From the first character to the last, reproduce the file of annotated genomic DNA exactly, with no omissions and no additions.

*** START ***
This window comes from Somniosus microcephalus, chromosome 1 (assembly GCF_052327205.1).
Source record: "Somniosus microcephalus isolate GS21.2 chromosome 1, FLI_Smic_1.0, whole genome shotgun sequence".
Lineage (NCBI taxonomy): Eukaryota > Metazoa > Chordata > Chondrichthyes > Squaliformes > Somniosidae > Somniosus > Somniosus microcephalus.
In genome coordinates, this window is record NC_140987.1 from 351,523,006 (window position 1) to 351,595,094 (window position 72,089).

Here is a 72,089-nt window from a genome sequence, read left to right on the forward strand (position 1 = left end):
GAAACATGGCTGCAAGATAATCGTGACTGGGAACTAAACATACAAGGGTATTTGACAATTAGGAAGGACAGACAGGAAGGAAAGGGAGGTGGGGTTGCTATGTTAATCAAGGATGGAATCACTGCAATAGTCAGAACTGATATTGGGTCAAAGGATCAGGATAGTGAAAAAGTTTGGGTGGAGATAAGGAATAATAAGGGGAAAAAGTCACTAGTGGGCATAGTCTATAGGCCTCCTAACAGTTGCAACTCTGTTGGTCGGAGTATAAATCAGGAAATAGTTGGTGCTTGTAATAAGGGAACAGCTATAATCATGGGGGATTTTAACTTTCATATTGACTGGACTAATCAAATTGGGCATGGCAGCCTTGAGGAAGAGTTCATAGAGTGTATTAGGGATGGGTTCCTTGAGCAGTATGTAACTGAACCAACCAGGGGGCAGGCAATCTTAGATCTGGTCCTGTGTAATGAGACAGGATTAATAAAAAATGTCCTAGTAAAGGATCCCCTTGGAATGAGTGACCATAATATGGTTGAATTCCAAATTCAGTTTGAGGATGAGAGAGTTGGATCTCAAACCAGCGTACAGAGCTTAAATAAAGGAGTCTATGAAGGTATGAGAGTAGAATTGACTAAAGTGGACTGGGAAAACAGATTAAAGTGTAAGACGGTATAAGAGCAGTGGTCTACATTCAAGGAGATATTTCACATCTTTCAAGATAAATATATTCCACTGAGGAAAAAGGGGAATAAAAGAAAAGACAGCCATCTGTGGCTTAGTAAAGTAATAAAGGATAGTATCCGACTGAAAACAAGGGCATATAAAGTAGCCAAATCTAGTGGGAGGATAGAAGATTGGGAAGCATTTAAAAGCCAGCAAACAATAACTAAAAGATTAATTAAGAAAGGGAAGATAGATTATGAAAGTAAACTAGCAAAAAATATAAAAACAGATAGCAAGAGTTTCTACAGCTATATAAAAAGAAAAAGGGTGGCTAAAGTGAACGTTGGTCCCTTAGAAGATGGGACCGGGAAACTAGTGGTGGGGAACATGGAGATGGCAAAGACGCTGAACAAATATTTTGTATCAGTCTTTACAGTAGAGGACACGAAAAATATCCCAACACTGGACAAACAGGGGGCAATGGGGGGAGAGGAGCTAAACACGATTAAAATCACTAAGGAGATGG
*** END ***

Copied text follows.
This window comes from Somniosus microcephalus, chromosome 1 (assembly GCF_052327205.1).
Source record: "Somniosus microcephalus isolate GS21.2 chromosome 1, FLI_Smic_1.0, whole genome shotgun sequence".
Lineage (NCBI taxonomy): Eukaryota > Metazoa > Chordata > Chondrichthyes > Squaliformes > Somniosidae > Somniosus > Somniosus microcephalus.
In genome coordinates, this window is record NC_140987.1 from 351,523,006 (window position 1) to 351,595,094 (window position 72,089).

Here is a 72,089-nt window from a genome sequence, read left to right on the forward strand (position 1 = left end):
GAAACATGGCTGCAAGATAATCGTGACTGGGAACTAAACATACAAGGGTATTTGACAATTAGGAAGGACAGACAGGAAGGAAAGGGAGGTGGGGTTGCTATGTTAATCAAGGATGGAATCACTGCAATAGTCAGAACTGATATTGGGTCAAAGGATCAGGATAGTGAAAAAGTTTGGGTGGAGATAAGGAATAATAAGGGGAAAAAGTCACTAGTGGGCATAGTCTATAGGCCTCCTAACAGTTGCAACTCTGTTGGTCGGAGTATAAATCAGGAAATAGTTGGTGCTTGTAATAAGGGAACAGCTATAATCATGGGGGATTTTAACTTTCATATTGACTGGACTAATCAAATTGGGCATGGCAGCCTTGAGGAAGAGTTCATAGAGTGTATTAGGGATGGGTTCCTTGAGCAGTATGTAACTGAACCAACCAGGGGGCAGGCAATCTTAGATCTGGTCCTGTGTAATGAGACAGGATTAATAAAAAATGTCCTAGTAAAGGATCCCCTTGGAATGAGTGACCATAATATGGTTGAATTCCAAATTCAGTTTGAGGATGAGAGAGTTGGATCTCAAACCAGCGTACAGAGCTTAAATAAAGGAGTCTATGAAGGTATGAGAGTAGAATTGACTAAAGTGGACTGGGAAAACAGATTAAAGTGTAAGACGGTATAAGAGCAGTGGTCTACATTCAAGGAGATATTTCACATCTTTCAAGATAAATATATTCCACTGAGGAAAAAGGGGAATAAAAGAAAAGACAGCCATCTGTGGCTTAGTAAAGTAATAAAGGATAGTATCCGACTGAAAACAAGGGCATATAAAGTAGCCAAATCTAGTGGGAGGATAGAAGATTGGGAAGCATTTAAAAGCCAGCAAACAATAACTAAAAGATTAATTAAGAAAGGGAAGATAGATTATGAAAGTAAACTAGCAAAAAATATAAAAACAGATAGCAAGAGTTTCTACAGCTATATAAAAAGAAAAAGGGTGGCTAAAGTGAACGTTGGTCCCTTAGAAGATGGGACCGGGAAACTAGTGGTGGGGAACATGGAGATGGCAAAGACGCTGAACAAATATTTTGTATCAGTCTTTACAGTAGAGGACACGAAAAATATCCCAACACTGGACAAACAGGGGGCAATGGGGGGAGAGGAGCTAAACACGATTAAAATCACTAAGGAGATGG